Besides the fact you got 3 notes on some strings 2 and even just one on others make the picking not as user friendly as 3 note per string scales.

    BTW. There's a typo in the C# Phygian Mode ther should be no
    A# on the second string 11th fret. If I rember right it the acsending pattern that's got the typo.
    He's using the key of A Major so ya might wanna check for other typos. I understood what he was doing and didn't really read the music so I haven't checked the other patterns close.
    "All other things being equal, the simplest solution is usually the correct one." William of Occam

  14. #14
    Central Scrutinizer
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    Afterthought

    Like Eric Said there's song tabs as well.
    I really like Little Kids. That's a pretty song.
    Can I say pretty and still be a hip Rock Star.

    And remember the White Zone is for Loading and Unloading only
    "All other things being equal, the simplest solution is usually the correct one." William of Occam

  15. #15
    Ibreathe Music Advisor EricV's Avatar
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    Originally posted by The Bash
    I understood what he was doing and didn't really read the music so I haven't checked the other patterns close.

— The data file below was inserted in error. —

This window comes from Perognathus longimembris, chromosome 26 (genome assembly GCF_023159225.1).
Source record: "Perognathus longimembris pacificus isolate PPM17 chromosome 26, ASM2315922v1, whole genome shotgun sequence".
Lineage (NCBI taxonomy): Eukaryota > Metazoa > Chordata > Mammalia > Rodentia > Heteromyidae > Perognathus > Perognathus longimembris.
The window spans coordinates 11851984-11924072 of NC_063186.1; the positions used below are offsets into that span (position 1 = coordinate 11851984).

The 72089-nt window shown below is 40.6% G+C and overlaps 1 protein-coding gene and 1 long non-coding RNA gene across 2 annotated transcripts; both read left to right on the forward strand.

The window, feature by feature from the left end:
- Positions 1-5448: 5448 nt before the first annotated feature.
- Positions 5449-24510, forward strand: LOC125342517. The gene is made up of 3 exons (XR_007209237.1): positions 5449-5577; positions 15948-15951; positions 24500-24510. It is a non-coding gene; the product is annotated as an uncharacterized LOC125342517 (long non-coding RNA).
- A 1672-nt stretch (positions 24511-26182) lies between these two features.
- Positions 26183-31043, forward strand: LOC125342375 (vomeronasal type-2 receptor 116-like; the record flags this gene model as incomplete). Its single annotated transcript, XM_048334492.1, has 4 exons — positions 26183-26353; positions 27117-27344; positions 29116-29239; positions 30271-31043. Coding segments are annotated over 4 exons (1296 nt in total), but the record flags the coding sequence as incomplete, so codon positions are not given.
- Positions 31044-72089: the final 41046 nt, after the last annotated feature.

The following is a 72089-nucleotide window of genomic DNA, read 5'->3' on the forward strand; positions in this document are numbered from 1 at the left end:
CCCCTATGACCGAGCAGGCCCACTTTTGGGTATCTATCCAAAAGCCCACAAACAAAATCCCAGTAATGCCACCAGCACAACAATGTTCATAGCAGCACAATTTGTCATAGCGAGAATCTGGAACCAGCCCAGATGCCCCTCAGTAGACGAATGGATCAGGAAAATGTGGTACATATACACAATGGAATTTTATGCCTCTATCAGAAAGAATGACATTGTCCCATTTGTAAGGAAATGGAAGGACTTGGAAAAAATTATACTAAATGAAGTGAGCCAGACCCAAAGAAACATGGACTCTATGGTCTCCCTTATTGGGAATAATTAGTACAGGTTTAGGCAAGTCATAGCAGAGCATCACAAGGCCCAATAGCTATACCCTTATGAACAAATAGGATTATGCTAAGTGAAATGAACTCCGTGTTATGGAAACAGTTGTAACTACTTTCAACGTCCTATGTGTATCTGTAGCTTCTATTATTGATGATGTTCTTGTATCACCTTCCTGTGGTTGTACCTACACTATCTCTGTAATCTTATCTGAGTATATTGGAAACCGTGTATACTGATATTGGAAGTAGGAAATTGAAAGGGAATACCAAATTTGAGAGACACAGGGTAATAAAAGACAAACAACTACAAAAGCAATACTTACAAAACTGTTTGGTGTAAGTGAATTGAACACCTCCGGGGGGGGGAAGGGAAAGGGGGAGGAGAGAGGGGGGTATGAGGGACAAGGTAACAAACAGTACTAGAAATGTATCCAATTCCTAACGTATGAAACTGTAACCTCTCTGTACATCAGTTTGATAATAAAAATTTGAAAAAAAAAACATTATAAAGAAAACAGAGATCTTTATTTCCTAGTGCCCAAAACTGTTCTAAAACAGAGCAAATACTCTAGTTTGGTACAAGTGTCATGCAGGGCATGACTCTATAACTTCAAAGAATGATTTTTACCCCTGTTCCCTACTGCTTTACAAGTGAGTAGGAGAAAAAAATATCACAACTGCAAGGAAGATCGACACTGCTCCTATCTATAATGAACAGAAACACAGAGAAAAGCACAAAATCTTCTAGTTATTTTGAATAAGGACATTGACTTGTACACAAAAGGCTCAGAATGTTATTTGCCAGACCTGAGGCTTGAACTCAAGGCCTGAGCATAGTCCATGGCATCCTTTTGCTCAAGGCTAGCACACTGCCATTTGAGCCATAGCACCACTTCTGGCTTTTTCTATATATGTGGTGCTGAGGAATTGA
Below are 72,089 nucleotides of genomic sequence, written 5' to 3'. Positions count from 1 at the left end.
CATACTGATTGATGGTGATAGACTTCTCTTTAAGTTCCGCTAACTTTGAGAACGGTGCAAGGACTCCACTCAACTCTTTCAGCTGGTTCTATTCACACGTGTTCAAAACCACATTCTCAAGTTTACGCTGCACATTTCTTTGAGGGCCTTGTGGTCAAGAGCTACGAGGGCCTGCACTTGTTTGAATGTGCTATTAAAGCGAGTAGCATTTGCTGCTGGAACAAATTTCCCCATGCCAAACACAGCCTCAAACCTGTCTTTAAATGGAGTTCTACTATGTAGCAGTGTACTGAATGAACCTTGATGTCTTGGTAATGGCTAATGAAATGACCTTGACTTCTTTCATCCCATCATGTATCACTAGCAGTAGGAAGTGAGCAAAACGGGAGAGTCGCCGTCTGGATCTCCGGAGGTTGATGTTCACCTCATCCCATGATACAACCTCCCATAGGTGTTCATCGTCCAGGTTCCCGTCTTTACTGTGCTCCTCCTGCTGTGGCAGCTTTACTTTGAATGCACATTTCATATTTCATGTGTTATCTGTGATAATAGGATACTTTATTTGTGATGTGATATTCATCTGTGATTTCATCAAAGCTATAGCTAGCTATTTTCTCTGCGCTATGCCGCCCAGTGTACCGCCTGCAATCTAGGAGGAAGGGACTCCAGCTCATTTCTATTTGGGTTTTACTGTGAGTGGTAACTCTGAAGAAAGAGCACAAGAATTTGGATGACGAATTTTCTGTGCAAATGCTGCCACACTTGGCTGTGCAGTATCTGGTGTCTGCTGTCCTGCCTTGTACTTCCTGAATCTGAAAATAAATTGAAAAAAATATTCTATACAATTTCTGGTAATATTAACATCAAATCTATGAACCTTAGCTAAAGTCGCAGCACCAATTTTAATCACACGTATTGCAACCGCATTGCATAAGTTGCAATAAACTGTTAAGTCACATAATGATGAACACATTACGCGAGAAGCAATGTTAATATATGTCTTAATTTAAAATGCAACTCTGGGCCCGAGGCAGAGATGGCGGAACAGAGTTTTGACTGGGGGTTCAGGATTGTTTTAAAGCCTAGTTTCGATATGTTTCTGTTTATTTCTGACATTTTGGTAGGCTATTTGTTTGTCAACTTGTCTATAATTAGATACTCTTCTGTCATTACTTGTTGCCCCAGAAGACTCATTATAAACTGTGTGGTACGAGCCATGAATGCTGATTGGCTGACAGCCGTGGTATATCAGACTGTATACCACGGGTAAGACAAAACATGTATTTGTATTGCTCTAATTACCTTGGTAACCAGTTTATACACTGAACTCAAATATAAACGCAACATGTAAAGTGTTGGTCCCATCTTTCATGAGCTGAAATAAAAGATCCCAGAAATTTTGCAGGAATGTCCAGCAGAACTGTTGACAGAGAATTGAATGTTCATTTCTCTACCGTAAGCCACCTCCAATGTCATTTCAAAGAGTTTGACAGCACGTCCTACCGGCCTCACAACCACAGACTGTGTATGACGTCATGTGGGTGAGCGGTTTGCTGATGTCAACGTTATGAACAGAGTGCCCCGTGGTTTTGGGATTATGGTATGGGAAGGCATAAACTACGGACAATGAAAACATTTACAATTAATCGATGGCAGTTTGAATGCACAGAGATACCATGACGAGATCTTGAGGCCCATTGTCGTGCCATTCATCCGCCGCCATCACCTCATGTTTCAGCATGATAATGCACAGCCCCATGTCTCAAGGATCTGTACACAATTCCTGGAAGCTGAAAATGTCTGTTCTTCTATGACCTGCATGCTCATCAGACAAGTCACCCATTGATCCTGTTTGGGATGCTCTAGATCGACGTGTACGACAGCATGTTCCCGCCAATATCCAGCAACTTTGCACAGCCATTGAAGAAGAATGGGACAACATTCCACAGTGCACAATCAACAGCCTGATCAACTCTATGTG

Again, I definitely have to agree... this is a quite important point to me... to pick up the basic idea and use it, building on it. Just trying to understand the concept, instead of learning a 84 bar-etude without even thinking about the concepts involved.
    Believe it or not, I do the same thing. When I look at something like those lessons ( When I was in my teens, I used to collect them and work through them a lot ) Iīd look at the explanation, take a quick look at the musical example, and then try it out yourself.
    Also, itīs a good way to test and work on your fretboard-knowledge. If it says "Here, Steveīs playing an A Major scale, three notes per string, starting in 5th position", and you donīt look at the TAB but try to find the notes yourself, thatīs a good exercise.

    I think its page 2 where he shows one his scale methods.
    I remember reading an old interview where he says that this is part of his warmup-routine ( the interview was from the late 70īs or early 80s I think )... to play through all the modes in one position, two ways.
    Staying in one position, going Amaj-BDorian-C# Phrygian-D Lydian etc... No.1
    No.2 would be: Play all modes starting on A... A Maj-A DOrian-APhrygian-A Lydian.
    This really helps to improve the fretboard knowledge. Some people tend to switch patterns when they wanna go from one mode to the next. Sure, thatīs ok. But to be able to play the two concepts above can be very helpful, too
    Eric